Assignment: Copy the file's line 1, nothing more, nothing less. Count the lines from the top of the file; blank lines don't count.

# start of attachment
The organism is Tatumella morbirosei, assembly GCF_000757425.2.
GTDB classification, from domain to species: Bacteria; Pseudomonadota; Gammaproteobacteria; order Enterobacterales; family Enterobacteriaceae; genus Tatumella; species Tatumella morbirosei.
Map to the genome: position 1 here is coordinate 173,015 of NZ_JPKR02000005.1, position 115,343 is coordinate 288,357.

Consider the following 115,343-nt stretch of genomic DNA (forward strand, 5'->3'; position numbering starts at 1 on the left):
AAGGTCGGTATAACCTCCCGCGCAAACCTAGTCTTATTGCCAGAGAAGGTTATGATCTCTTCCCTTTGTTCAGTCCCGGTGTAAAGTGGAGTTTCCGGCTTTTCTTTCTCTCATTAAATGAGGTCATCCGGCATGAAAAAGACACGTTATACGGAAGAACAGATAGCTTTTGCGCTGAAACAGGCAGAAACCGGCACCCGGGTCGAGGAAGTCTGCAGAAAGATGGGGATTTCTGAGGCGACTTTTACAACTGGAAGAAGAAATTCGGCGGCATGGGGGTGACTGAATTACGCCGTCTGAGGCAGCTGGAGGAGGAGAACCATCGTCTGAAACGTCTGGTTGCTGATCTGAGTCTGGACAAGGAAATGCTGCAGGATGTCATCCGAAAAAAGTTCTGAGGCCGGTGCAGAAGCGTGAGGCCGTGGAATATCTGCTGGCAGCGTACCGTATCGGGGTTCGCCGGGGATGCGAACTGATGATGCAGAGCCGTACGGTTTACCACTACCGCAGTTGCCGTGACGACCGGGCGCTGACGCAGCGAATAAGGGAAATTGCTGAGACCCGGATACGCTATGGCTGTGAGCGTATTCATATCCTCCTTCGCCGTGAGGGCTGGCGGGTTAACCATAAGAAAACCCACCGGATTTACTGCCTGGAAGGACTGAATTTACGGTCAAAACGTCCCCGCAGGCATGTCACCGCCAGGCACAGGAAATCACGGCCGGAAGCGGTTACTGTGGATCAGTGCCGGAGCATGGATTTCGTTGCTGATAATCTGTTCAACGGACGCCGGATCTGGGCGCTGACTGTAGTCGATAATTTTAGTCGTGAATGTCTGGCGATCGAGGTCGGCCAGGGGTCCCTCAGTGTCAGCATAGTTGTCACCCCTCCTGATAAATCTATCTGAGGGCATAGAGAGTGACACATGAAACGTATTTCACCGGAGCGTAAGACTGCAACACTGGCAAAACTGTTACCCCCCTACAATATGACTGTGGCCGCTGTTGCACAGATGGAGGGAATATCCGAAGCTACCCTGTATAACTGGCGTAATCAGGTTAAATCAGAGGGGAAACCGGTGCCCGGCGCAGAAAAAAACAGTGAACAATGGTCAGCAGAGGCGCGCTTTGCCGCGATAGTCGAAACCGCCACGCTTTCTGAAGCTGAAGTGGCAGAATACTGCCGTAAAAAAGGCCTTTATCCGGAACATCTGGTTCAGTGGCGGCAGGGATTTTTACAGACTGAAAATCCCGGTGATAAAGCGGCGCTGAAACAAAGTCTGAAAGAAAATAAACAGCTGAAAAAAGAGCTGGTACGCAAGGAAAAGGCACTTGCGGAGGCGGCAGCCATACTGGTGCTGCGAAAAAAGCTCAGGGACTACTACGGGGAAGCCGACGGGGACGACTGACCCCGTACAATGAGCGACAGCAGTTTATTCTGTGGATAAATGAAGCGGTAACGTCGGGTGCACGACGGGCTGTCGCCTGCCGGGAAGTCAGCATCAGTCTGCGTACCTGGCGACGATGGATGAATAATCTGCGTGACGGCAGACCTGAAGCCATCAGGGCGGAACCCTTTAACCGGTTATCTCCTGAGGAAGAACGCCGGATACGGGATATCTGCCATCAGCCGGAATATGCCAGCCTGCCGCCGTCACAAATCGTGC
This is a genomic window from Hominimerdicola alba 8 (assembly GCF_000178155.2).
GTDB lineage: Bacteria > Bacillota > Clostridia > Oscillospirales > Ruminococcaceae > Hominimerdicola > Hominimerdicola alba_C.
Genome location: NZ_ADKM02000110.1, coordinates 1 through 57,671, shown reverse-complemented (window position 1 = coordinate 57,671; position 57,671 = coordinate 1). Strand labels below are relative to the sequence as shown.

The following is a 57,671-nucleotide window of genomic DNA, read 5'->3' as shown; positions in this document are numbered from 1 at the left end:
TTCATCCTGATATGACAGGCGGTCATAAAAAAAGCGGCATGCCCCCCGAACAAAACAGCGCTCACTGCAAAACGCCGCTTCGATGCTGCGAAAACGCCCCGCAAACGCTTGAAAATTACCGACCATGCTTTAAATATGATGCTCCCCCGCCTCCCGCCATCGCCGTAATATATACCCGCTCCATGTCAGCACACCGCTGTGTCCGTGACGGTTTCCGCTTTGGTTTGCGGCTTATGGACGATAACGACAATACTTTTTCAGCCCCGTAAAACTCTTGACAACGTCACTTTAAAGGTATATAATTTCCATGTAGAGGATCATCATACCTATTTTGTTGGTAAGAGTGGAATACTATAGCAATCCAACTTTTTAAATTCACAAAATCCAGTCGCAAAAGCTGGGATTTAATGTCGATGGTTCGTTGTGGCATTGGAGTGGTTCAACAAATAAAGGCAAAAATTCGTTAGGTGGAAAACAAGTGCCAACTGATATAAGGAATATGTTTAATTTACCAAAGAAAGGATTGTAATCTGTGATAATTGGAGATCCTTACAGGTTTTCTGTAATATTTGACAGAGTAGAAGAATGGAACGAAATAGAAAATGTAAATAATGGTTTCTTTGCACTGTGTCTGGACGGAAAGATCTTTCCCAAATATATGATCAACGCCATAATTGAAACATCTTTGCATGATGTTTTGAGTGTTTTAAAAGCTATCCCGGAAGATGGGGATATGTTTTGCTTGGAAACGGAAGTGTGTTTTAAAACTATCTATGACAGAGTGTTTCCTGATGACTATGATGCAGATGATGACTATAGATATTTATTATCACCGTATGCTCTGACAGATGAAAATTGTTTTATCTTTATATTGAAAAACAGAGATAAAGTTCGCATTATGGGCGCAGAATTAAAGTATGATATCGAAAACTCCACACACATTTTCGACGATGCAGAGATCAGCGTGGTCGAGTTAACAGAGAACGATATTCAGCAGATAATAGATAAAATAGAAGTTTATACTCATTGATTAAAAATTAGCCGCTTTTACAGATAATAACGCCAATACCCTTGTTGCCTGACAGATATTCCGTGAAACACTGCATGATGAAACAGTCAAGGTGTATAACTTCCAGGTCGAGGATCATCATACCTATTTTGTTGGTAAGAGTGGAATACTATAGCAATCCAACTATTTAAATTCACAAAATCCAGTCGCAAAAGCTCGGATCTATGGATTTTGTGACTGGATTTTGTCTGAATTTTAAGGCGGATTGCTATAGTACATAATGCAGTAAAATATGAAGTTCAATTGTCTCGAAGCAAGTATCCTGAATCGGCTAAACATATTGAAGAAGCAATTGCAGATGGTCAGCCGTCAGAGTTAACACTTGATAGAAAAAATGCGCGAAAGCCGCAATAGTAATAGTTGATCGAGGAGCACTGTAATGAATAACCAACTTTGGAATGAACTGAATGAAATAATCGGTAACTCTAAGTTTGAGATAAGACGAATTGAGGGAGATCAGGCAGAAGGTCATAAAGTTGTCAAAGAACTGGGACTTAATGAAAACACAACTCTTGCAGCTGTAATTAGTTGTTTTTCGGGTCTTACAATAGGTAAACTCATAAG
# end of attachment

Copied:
The organism is Tatumella morbirosei, assembly GCF_000757425.2.